Winter Olympics leave heritage on Whistler/Blackcomb hiking trails

By Carolyn Price

There is no question of where you are when you arrive at Whistler/Blackcomb.

First of all, as you gaze upward from the Village, you’ll see the world’s longest and highest gondola, Peak 2 Peak crisscrossing the valley between these two monstrous British Columbia mountains.

Second, reminders of the 2010 Winter Olympics dot the landscape: there are dozens of colorful Olympic rings (many of which are big enough to pose in for photos), as well as souvenirs of the Olympic mascots – Miga, Quatchi and Sumi – based on the local wildlife and First Nations legends, mythologies and legendary creatures.

Third, there are piles of carefully stacked and balanced rocks in human-like form nearly everywhere. The logo of the 2010 Winter Games, the “inukshuk” is a stone landmark that was used by the Inuit people of North America to mark fruitful hunting and fishing spots as well as a reference or navigation point for travelers.

inukshuk rock piles are everywhere at Whistler/Blackcomb.

When you think about it, though, aren’t rocks the biggest reason people flock to this volcanic mountain area?

Snow on these steeps was the allure for hosting the world’s greatest snow athletes four years ago. And the winter is still the biggest draw for the thousands upon thousands who enjoy the Whistler/Blackcomb snow experience every year.

Four-season resort

Publisher Carolyn Price rides the Peak 2 Peak.

The summer season here is rapidly growing. Hiking (and mountain biking) are turning Whistler/Blackcomb into a bonafide four-season resort. With lift-served access to over 50 kilometers of hiking, running and interpretive walking trails, there really is something for everyone within this volcanic landscape.

We visited Whistler in late August when the mountain temperatures were anything but cool. Even as we soared 1,400 feet above the valley floor at an elevation of about 6,000 feet in the Peak 2 Peak Gondola, we were comfortable wearing shorts and t-shirts.

You could almost touch the steep, craggy rocks riding up the Peak Express Lift.

If you haven’t been on the Peak 2 Peak, there is nothing to be afraid of – as I initially was. The 11-minute ride would take us nearly three miles across the valley, but within minutes of starting our ride, my fear subsided as I hopped from seat to seat to take photos and wave to people going by in the opposite direction.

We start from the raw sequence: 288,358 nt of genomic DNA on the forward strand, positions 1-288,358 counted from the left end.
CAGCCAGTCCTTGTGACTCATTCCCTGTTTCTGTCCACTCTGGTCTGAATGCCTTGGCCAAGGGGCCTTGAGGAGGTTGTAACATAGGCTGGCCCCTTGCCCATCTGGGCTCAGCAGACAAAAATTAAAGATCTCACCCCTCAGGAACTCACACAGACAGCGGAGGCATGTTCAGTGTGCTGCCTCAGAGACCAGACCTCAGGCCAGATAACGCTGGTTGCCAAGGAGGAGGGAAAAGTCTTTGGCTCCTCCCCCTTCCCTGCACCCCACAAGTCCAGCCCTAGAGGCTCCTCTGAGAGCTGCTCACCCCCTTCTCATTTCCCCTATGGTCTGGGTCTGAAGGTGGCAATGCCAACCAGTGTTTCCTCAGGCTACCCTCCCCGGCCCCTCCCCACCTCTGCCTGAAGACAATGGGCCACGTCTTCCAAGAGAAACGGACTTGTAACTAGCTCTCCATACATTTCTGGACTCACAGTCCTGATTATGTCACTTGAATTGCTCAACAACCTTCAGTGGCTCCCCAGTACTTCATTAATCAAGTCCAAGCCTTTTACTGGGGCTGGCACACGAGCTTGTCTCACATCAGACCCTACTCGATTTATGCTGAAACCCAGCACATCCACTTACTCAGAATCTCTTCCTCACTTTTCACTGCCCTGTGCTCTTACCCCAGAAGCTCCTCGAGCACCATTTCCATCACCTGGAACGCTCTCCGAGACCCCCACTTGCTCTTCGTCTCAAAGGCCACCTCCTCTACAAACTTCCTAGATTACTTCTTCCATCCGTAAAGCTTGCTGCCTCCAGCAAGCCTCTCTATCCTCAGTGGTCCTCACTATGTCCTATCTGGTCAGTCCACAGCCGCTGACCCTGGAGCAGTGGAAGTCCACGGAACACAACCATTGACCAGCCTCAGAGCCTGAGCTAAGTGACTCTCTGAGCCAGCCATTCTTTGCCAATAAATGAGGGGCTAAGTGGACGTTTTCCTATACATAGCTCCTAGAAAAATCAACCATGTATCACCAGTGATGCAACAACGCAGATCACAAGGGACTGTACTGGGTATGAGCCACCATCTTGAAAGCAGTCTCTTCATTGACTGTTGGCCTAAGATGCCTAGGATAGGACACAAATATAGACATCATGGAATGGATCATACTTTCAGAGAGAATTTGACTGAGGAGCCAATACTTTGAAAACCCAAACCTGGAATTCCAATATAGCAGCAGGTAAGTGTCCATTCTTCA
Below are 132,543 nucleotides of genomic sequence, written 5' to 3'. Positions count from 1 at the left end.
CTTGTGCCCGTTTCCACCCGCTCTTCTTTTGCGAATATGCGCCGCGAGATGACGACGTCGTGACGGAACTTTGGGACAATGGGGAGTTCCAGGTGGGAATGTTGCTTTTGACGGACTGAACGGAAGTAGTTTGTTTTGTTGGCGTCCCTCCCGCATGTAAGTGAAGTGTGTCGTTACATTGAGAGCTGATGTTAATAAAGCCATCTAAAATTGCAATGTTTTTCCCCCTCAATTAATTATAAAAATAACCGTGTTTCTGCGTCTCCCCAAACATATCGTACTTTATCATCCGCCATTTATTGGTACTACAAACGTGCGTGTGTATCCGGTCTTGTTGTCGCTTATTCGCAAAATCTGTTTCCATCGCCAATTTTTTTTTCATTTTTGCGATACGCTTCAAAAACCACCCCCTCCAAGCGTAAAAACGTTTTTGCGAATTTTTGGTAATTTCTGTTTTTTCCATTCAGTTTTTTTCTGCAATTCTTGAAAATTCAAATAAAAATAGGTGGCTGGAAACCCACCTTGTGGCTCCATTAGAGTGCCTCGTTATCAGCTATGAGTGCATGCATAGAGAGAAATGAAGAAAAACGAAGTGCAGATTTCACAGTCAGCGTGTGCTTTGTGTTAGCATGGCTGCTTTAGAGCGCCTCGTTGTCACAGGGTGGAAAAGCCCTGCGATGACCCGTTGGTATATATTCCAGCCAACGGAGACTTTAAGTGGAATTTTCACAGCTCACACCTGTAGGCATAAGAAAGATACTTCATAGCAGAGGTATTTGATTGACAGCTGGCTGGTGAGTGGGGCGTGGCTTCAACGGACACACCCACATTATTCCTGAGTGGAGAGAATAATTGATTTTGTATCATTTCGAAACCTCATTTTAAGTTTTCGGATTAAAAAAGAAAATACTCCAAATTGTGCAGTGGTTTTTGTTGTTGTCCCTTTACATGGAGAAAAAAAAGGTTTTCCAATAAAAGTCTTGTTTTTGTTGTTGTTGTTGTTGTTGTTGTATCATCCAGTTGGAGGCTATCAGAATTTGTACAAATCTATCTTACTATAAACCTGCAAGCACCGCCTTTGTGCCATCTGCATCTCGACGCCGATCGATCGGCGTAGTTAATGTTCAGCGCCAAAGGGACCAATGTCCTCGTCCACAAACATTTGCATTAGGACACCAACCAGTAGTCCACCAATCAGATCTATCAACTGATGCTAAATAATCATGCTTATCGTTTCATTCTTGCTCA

Once on the Whistler side, we got a snack at the Roundhouse Lodge and then walked down a short, wide trail to board the Peak Express Lift that would finally take us to Whistler’s summit at 7,087 feet.

Carolyn Price atop Whistler’s Summit at over 7,000 feet elevation.

Hmmm, I craned my neck and looked up. I then tilted my head back even more to try and see the top. I suppose in the winter it would look a little less scary, but without the snow, the lift up these craggy exposed rocks was sharp and steep. I read that it had 1,300 feet of vertical during the 3,300-foot chairlift ride.

Black Tusk!

I almost didn’t get on but my family insisted I would regret it if I didn’t go. Even though my legs went forward as my head said no, I found myself on the chairlift, holding my 11-year-old daughter’s hand during the 10-minute ride up.

Take it from me – do this; you won’t regret it.

Summit views

In addition to the inukshuk rock piles randomly scattered about at the summit, we could see for miles on this clear August day. In the distance we identified the iconic Black Tusk, which is actually a lava dome formed more than 170,000 years ago.

Walk around Whistler anywhere, look up and you’ll probably see Black Tusk. And, if you want to hike there, plan ahead to find out what kind of route and distance you want; you can’t walk there from atop Whistler’s Summit.

A great way to end a great day!

At the Summit, we took the trail that most tourists take. The Whistler Summit Interpretive Walk is two intersecting loops (one steep) that total a mile and will take you about 60 minutes to complete, depending on how many times you stop and take pictures and/or keep exclaiming to your hiking companions, “Wow! Look over there!”

Post-hiking bliss

Pictures taken, water bottles almost empty and stomachs growling, it was time to take the Peak Experience lift back to the Roundhouse Lodge where an incredible mountain-top BBQ buffet awaited us.

The Coast Blackcomb Suites are visible from the chairlift.

Surrounded by scenic vistas on the open-air deck parked at 6,000 feet high, we were in post-hiking bliss as we wolfed down yummy BBQ, a variety of fresh salads and more than one dessert – all washed down with a couple of Canadian Kokanee’s and lemonades.

Our Toyota Venza, with two TV monitors in the backseat and 26 mph hwy mileage, pulled us through the 5-hour drive to Whistler.

With dusk approaching, we boarded the Whistler Village Gondola and headed back down to the Village. Planning our adventure for the next day, we picked up some brochures on renting mountain bikes and headed to our condo at the Coast Blackcomb Suites at Whistler.

Although the day had exclamation marks stamped all over it, we were happy to leave the rocks on the mountain and lay our weary heads on our pillows. Tomorrow, we would do it all over again on our bikes!

(Note: The Peak 2 Peak ceases summer operations Sept. 21.)

Carolyn Price is publisher of OutdoorsNW magazine.





Coast Blackcomb Suites at Whistler:

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